BRUSSELS, Belgium - The European Commission is defending the genetically modified Bt maize authorized for use in the European Union, a product to which Germany is objecting.
Countering allegations from Green group Euro-MP Bart Staes that this maize carries an unquantified risk of "adverse spillover effects" of the "natural" poison produced by it, European Environment Commissioner Margot Wallstrvm pointed out that "comprehensive risk assessment" of any impact on health or the environment was carried out on the product before authorization.
The two genetically modified maize varieties expressing the Bacillus thuringiensis toxin that confers insect tolerance that have been authorized for use in the EU were the subject of consultations with the independent scientific committees set up by the Commission, she said, and favorable opinions appeared in December 1996 and February 1998, with a further re-assessment in September 1999. "The Commission is aware that Bacillus thuringiensis has been used for a long time in organic agriculture, apparently with a good safety record," Wallstrvm said.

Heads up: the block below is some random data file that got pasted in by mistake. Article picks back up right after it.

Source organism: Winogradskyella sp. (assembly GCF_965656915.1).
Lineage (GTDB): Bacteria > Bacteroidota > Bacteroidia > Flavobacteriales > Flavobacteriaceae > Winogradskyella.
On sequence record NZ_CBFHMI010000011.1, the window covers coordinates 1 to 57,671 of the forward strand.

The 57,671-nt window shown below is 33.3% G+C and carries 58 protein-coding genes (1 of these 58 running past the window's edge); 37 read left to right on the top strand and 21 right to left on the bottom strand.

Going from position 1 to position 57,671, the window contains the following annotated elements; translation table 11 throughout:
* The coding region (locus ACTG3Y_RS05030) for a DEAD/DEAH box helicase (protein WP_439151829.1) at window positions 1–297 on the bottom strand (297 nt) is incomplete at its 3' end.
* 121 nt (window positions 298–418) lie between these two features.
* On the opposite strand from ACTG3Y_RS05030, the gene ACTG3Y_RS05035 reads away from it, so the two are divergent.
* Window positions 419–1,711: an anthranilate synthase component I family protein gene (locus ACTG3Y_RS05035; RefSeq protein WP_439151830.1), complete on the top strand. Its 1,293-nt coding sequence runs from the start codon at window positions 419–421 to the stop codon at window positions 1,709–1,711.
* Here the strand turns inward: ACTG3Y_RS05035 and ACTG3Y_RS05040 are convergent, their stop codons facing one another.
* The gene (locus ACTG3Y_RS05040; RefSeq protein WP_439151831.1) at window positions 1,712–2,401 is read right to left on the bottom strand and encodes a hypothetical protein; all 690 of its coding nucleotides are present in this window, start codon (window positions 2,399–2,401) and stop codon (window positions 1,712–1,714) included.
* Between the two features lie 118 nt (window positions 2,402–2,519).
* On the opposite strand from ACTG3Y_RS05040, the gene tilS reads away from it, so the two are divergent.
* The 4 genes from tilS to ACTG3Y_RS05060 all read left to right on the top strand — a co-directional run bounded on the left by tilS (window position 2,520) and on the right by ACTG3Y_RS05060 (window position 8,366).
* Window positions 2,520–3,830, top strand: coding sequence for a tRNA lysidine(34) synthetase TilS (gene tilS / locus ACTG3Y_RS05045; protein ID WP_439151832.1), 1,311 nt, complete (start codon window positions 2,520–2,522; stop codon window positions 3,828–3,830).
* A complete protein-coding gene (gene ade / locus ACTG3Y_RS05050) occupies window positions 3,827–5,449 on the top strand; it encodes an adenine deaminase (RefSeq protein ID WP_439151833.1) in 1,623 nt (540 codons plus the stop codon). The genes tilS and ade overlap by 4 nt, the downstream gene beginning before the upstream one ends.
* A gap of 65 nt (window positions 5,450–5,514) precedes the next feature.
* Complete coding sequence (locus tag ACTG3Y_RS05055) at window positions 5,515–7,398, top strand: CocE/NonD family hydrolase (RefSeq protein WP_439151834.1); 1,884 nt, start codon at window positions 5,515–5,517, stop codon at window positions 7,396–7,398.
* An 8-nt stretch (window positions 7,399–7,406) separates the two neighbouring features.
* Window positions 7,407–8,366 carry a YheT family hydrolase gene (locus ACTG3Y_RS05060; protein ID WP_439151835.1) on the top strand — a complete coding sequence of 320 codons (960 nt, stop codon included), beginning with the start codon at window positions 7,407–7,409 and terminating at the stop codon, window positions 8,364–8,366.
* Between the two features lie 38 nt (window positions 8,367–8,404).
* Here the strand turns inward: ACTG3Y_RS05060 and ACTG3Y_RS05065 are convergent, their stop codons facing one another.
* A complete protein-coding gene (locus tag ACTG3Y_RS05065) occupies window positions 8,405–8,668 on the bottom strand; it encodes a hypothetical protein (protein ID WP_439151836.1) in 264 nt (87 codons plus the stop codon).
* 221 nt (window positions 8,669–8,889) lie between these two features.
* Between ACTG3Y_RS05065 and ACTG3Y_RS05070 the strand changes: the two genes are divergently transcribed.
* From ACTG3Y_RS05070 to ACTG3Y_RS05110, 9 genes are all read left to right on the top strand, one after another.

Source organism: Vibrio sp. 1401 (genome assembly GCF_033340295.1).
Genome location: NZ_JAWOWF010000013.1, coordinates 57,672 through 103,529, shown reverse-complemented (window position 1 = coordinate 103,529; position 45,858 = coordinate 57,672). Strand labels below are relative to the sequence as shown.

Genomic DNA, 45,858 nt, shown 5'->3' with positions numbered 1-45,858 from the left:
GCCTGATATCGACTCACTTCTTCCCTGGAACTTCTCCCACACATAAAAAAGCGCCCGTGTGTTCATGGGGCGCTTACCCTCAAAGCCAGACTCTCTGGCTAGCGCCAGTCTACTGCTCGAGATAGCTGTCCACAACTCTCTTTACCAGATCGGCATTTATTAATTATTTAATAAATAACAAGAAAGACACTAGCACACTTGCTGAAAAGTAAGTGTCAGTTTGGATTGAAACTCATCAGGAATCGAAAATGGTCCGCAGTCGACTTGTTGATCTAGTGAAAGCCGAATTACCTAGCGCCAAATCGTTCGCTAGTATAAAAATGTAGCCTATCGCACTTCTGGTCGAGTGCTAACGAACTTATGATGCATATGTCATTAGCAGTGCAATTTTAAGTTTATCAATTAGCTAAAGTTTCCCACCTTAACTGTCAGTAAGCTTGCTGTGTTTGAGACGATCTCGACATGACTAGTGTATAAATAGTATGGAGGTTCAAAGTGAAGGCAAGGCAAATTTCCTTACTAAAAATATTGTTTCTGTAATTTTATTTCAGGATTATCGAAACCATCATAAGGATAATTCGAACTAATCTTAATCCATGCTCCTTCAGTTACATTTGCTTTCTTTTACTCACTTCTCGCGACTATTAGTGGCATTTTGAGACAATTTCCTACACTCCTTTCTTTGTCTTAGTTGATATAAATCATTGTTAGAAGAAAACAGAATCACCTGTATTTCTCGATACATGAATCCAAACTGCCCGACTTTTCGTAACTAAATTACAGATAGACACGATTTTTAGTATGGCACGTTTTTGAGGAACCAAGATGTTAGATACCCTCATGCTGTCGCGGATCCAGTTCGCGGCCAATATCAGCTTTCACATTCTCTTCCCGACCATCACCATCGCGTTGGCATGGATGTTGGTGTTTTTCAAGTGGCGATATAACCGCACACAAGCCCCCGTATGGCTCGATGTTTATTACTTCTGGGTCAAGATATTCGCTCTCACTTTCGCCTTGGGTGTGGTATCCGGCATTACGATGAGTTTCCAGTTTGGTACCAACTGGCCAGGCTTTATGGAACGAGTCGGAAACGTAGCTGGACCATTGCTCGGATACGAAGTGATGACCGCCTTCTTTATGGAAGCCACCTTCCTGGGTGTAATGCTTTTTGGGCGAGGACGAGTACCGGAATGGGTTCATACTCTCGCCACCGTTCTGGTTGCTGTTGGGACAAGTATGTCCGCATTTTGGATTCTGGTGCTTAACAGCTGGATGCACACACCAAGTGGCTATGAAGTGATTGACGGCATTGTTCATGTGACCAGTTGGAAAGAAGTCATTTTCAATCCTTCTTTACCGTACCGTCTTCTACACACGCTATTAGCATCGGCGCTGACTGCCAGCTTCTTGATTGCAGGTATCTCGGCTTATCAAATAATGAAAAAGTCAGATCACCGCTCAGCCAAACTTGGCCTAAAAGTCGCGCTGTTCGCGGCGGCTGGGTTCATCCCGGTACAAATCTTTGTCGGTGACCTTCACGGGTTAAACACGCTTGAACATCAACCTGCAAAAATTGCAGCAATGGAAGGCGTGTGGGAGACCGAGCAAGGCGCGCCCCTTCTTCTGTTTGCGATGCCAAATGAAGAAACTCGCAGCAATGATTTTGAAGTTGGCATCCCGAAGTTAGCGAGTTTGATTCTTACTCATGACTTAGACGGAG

Germany has objected to the marketing of the products because of findings in an experimental study on exudates of the insecticidal toxin from insect-resistant corn plants, which was published in Nature at the end of 1999. Wallstrvm said the German objection - under EU safeguard provisions that allow for member states to raise concerns based on risk to human health or the environment - will be examined by the Commission's scientific experts, and the Commission will decide on its action in the light of its experts' findings.
Advisory Group Releases Consultation Papers
The EU's principal scientific committee on medicines, the Committee for Proprietary Medicinal Products, has released new consultation papers on biotechnology drug development. The CPMP's biotechnology working party has developed a position statement on the use of tumorigenic cells of human origin for the production of biological and biotechnological medicinal products, on which comments are invited until October.
The CPMP's proposed note for guidance on plasma-derived medicinal products also has been revised by the biotechnology working party, and comments are being invited until the end of September. At the same time, the CPMP has adopted a report of expert discussions on human transmissible spongiform encephalopathies and plasma-derived medicinal products.